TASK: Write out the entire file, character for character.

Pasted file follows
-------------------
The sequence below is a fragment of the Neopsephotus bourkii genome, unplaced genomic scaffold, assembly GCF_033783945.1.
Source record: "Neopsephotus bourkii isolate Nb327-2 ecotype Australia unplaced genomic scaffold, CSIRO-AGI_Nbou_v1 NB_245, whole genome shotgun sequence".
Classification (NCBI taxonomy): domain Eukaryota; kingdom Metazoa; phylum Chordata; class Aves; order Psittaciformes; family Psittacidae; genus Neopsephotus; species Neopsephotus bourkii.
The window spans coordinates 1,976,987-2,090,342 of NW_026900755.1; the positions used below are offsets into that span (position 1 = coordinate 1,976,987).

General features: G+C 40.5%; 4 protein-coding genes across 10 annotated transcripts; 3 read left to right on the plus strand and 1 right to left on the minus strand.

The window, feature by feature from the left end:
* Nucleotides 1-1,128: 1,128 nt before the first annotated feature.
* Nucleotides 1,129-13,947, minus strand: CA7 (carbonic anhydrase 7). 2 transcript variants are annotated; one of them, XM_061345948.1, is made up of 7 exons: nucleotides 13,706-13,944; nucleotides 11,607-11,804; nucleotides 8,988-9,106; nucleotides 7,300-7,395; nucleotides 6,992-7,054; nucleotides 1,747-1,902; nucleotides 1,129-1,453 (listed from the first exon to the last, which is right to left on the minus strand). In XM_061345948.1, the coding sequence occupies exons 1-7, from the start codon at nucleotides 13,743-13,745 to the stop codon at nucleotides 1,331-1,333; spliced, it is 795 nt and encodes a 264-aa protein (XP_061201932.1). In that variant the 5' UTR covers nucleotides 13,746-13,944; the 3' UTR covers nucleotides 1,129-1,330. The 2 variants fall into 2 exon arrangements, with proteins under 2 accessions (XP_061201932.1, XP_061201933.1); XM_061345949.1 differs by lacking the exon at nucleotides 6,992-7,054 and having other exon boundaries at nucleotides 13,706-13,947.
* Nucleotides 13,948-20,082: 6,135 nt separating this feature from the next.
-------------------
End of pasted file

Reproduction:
The sequence below is a fragment of the Neopsephotus bourkii genome, unplaced genomic scaffold, assembly GCF_033783945.1.
Source record: "Neopsephotus bourkii isolate Nb327-2 ecotype Australia unplaced genomic scaffold, CSIRO-AGI_Nbou_v1 NB_245, whole genome shotgun sequence".
Classification (NCBI taxonomy): domain Eukaryota; kingdom Metazoa; phylum Chordata; class Aves; order Psittaciformes; family Psittacidae; genus Neopsephotus; species Neopsephotus bourkii.
The window spans coordinates 1,976,987-2,090,342 of NW_026900755.1; the positions used below are offsets into that span (position 1 = coordinate 1,976,987).

General features: G+C 40.5%; 4 protein-coding genes across 10 annotated transcripts; 3 read left to right on the plus strand and 1 right to left on the minus strand.

The window, feature by feature from the left end:
* Nucleotides 1-1,128: 1,128 nt before the first annotated feature.
* Nucleotides 1,129-13,947, minus strand: CA7 (carbonic anhydrase 7). 2 transcript variants are annotated; one of them, XM_061345948.1, is made up of 7 exons: nucleotides 13,706-13,944; nucleotides 11,607-11,804; nucleotides 8,988-9,106; nucleotides 7,300-7,395; nucleotides 6,992-7,054; nucleotides 1,747-1,902; nucleotides 1,129-1,453 (listed from the first exon to the last, which is right to left on the minus strand). In XM_061345948.1, the coding sequence occupies exons 1-7, from the start codon at nucleotides 13,743-13,745 to the stop codon at nucleotides 1,331-1,333; spliced, it is 795 nt and encodes a 264-aa protein (XP_061201932.1). In that variant the 5' UTR covers nucleotides 13,746-13,944; the 3' UTR covers nucleotides 1,129-1,330. The 2 variants fall into 2 exon arrangements, with proteins under 2 accessions (XP_061201932.1, XP_061201933.1); XM_061345949.1 differs by lacking the exon at nucleotides 6,992-7,054 and having other exon boundaries at nucleotides 13,706-13,947.
* Nucleotides 13,948-20,082: 6,135 nt separating this feature from the next.